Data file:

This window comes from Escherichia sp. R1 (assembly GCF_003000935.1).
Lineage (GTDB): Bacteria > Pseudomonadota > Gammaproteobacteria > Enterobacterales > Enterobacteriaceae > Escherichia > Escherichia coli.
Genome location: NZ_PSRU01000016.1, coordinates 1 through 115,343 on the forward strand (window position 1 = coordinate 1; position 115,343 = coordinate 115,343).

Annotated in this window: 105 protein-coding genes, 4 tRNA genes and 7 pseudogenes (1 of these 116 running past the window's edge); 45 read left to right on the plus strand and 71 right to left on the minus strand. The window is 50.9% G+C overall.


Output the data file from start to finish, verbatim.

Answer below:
This window comes from Escherichia sp. R1 (assembly GCF_003000935.1).
Lineage (GTDB): Bacteria > Pseudomonadota > Gammaproteobacteria > Enterobacterales > Enterobacteriaceae > Escherichia > Escherichia coli.
Genome location: NZ_PSRU01000016.1, coordinates 1 through 115,343 on the forward strand (window position 1 = coordinate 1; position 115,343 = coordinate 115,343).

Annotated in this window: 105 protein-coding genes, 4 tRNA genes and 7 pseudogenes (1 of these 116 running past the window's edge); 45 read left to right on the plus strand and 71 right to left on the minus strand. The window is 50.9% G+C overall.